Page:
• The question should be when to sell funds. Far too much time and effort is wasted on the buying aspects while little to no time is spent on exits. To quote two famous designers of trading and investing systems (loosely and in my own words) " the entry is probably one of the least important ingredients to wealth accumulation. It's the exiting that counts"
  • edited August 2015
    @Junkster, Great point. There's also a larger question about how well any individual fund fits into the whole of a portfolio and whether it is suitable for one's investment time horizon and risk tolerance. That should inform the buying and selling decision perhaps more than anything else. A bad or mediocre large-cap blend fund may in fact be more suitable for an investor than the best tech fund in the world if the investor doesn't have the risk tolerance to handle a tech fund. And figuring out when it's time to move on from a position is extraordinarily difficult as you say.
  • Hi Guys,

    I’m thoroughly enjoying and learning from this exchange. It’s being conducted in a civil way with emphasis on what works, or at least what is believed to work. Thank you all for many fine contributions.

    I’m going to change direction a little by discussing a selection rule that I once included in my fund selection rules for a portion of my portfolio, but now have serious doubts. The two funds that I selected based on this rule have been disappointments recently. They both were successes 15 years ago, but over the last decade there has been a disquieting erosion, a “regression to below the mean”.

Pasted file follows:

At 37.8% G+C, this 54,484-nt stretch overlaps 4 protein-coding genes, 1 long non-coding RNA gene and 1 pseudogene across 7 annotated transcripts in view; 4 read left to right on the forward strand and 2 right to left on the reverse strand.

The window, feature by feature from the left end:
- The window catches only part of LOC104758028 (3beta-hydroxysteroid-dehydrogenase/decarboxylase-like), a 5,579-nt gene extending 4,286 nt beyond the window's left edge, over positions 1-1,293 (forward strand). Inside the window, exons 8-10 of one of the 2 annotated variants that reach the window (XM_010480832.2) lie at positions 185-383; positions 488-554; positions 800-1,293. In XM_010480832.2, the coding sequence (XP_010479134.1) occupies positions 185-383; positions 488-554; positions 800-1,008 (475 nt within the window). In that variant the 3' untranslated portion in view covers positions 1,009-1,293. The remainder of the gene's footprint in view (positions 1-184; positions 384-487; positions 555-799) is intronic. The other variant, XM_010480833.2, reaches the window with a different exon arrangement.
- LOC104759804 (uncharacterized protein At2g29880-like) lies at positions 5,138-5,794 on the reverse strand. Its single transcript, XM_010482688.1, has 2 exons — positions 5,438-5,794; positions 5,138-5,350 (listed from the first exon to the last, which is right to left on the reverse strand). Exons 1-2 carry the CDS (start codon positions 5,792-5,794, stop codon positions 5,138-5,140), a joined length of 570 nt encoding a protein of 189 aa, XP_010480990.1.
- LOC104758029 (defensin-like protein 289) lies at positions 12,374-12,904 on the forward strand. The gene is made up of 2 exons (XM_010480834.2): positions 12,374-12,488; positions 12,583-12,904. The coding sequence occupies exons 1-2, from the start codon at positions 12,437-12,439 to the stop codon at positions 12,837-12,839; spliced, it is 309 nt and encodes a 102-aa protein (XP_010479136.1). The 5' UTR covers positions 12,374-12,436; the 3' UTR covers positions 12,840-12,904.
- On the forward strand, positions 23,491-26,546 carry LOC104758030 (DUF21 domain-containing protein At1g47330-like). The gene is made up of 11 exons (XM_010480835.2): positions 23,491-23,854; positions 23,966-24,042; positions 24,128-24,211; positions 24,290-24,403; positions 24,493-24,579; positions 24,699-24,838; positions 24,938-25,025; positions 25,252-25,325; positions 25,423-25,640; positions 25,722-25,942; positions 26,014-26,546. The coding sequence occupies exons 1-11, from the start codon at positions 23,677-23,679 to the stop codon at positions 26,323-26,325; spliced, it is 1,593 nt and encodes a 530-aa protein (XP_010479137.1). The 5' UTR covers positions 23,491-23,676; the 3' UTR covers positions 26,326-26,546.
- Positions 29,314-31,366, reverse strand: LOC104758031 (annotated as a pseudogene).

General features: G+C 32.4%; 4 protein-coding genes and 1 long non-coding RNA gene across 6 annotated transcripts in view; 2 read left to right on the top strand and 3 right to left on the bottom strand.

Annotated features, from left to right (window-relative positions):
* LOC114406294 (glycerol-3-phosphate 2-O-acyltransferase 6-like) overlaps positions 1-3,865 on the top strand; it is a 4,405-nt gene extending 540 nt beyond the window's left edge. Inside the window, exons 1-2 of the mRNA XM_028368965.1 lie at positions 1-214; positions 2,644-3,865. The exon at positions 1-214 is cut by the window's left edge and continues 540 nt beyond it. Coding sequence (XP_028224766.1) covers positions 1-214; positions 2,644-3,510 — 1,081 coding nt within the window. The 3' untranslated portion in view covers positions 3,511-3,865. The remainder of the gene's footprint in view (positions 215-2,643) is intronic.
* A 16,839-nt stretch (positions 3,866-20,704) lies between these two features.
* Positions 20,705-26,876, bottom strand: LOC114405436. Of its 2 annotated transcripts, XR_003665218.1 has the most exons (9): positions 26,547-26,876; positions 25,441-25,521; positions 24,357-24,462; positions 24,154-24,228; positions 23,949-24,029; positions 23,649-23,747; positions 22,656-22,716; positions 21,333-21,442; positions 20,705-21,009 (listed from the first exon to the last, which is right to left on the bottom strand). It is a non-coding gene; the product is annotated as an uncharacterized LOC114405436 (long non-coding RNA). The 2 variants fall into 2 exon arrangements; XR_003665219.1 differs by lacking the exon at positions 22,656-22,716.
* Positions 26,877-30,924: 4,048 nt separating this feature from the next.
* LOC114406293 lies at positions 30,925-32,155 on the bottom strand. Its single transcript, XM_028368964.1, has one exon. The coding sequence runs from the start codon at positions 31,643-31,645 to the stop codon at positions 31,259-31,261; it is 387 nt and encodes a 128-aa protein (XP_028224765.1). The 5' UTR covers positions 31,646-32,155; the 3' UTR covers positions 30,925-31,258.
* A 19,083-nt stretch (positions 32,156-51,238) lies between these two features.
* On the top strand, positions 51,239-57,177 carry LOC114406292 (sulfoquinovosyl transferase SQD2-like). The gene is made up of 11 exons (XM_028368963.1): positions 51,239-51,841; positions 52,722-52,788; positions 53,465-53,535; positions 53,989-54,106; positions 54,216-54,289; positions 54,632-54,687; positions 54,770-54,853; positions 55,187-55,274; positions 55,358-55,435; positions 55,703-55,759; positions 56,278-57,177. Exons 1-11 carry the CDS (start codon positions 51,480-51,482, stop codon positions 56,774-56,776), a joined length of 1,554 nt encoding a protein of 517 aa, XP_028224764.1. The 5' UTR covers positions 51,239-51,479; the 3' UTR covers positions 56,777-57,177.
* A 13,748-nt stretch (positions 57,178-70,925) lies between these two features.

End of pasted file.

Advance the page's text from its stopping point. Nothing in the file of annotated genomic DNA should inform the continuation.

First the criterion. Choose a fund manager who has a storied personal success history who also has a focused fund holding approach. Not all managers are equal, and time will isolate skill from luck. All investment ideas are not equally promising. Managers who limit how far down the idea list they venture increase the odds for excess returns above benchmarks. Well, that was the logic backstopping the criterion.

    From my perspective and limited experience, that rule has not been especially productive. In fact, I now consider it a failed rule and have mostly abandoned it. Some things die hard but slowly since an accumulation of data is required.

    My 15-plus years of experimentation with the rule have been with the Masters Select Equity fund (MSEFX) and the Marsico fund (MFOCX). Both funds outdistanced their Benchmarks in their early history, sometimes by impressive margins. In the last decade, their performance have hit hard times and have generated negative Excess Returns. I’m incrementally reducing my positions in both funds.

    Both funds are supposedly managed by superstar managers. The MSEFX teams are carefully screened, selected, and monitored by a professional methodology developed by the Litman-Gregory firm. The methodology uses multiple filters to output likely “superior” management teams, and fires those that fail to satisfy expectations. The Litman-Gregory resources must exceed those accessible to individual investors by an order of magnitude.

    Tom Marsico managed the Janus fund to dazzling outperformance in the late 1980s and 1990s. Morningstar named him a fund manager-of-the-year for his terrific record. He is a talented and skilful stock selector who learned his craft under the legendary Fred Alger.

    Yet both managements have suffered poor performance for a decade. Regression to the mean is an irresistible force in the equity marketplace. Markets change and so must fund selection criteria.

    I hope this post adds to this expanding discussion and keeps it on target.

    Best Wishes.